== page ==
Your estate plan is supposed to reflect your values, your hopes for your heirs and your final wishes – and that may mean leaving someone out.
Who you can disinherit (and how) depends a lot on your situation. Here’s what you need to know:
Can you disinherit a spouse?
Under Florida’s laws, your spouse is entitled to a minimum of 30% of your estate as their elective share – regardless of what your will may say. (If you die intestate or without a will, they’re actually due more).
However, you can take steps to minimize what your spouse receives through a combination of measures. This includes moving property into a trust for your other heirs, using a prenuptial or postnuptial agreement (if your spouse willingly agrees to forgo their share of the state) and the use of direct payments through beneficiary designations on retirement funds, investments and insurance policies.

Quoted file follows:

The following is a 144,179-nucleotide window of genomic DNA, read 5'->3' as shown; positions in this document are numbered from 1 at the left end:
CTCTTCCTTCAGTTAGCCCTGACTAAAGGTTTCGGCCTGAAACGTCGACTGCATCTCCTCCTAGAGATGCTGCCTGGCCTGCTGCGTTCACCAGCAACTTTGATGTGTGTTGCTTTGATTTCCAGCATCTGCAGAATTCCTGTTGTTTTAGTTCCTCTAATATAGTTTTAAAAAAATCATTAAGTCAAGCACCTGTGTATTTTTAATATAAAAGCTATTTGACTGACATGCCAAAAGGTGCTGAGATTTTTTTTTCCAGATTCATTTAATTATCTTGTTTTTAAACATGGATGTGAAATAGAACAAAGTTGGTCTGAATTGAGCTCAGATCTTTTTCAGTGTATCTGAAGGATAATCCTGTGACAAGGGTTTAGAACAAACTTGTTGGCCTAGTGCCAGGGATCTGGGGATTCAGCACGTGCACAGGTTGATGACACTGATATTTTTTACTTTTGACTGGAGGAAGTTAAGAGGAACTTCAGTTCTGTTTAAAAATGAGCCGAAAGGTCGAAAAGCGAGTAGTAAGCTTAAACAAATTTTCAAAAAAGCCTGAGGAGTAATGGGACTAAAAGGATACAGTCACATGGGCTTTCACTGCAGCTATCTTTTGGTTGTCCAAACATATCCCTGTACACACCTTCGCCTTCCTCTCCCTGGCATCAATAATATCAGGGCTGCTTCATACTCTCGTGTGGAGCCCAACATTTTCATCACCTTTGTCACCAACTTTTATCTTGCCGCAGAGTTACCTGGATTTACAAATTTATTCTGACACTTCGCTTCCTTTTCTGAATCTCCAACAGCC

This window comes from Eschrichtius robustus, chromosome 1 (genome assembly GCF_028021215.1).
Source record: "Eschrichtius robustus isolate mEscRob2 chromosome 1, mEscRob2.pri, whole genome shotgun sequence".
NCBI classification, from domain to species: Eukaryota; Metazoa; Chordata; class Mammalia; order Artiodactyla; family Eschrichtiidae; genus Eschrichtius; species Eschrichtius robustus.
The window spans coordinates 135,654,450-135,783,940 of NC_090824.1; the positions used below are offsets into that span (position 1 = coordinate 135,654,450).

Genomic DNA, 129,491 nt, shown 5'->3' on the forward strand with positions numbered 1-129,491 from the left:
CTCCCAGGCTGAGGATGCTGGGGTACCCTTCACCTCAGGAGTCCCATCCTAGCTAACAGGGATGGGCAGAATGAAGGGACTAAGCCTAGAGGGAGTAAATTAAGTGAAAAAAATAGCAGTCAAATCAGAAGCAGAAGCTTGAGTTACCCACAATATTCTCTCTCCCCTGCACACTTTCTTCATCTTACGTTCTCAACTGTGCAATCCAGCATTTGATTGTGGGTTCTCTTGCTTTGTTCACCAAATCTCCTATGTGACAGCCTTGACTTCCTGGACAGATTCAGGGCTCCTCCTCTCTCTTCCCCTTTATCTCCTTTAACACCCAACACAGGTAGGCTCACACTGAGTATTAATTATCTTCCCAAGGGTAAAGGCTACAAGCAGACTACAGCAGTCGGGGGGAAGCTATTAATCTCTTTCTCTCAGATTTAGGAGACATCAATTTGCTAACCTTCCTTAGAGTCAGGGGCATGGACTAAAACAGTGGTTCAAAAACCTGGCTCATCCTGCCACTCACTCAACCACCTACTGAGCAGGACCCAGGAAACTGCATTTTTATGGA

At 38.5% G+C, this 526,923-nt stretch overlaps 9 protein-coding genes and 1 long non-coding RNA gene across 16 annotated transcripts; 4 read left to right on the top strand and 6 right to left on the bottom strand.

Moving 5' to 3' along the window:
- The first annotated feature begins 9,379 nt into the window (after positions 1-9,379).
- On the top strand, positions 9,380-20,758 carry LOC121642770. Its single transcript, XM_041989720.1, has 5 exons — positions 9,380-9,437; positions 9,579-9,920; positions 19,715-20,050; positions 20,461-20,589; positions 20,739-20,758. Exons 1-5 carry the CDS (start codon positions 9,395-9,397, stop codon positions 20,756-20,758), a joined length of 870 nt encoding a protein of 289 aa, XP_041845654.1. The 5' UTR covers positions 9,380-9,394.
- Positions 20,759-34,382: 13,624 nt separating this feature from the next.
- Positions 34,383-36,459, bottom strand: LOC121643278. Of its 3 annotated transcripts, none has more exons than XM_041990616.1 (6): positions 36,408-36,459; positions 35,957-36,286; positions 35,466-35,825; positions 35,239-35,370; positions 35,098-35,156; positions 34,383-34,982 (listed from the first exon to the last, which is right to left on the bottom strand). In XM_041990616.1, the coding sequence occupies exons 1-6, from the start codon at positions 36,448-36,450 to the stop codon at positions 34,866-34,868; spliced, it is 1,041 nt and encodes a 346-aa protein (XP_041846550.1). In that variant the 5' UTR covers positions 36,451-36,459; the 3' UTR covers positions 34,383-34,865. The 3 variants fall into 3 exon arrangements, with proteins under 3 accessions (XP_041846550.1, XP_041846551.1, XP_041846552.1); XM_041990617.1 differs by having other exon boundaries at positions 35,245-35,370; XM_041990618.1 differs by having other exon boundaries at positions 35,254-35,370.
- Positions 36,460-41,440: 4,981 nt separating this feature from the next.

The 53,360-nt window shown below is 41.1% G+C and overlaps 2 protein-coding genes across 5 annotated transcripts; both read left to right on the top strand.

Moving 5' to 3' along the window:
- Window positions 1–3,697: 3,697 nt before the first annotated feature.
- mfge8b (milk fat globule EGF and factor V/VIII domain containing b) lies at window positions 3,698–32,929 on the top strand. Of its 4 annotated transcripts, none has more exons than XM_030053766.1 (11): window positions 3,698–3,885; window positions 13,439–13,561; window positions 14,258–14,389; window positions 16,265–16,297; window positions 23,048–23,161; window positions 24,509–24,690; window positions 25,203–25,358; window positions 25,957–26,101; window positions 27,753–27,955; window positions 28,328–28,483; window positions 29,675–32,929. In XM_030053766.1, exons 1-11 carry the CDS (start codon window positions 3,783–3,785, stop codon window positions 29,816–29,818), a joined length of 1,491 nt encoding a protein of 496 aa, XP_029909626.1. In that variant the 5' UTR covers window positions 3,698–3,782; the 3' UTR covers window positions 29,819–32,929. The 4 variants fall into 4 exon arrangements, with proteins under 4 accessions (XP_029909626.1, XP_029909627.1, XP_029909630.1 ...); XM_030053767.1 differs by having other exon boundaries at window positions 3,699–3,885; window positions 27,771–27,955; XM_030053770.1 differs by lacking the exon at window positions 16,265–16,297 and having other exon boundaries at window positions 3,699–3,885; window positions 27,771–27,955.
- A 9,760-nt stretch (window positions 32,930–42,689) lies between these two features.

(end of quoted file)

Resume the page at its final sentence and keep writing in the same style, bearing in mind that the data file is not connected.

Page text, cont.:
Can you disinherit a child?
If your child is under 18 years of age and you own any real estate, you may not be able to totally disinherit them since the law requires you to leave your primary residence to either a surviving spouse or your minor children.
If your child is an adult, however, you are free to disinherit them entirely. You simply need to make sure that your estate clearly documents your wishes that your actions cannot be interpreted as an oversight.
It’s far from a perfect world, so don’t feel bad if your family isn’t exactly “picture-perfect,” either. Just make sure that your estate plans reflect your genuine desires. If you suspect (or know) that there will be complications, it’s wise to get experienced legal advice as early as possible.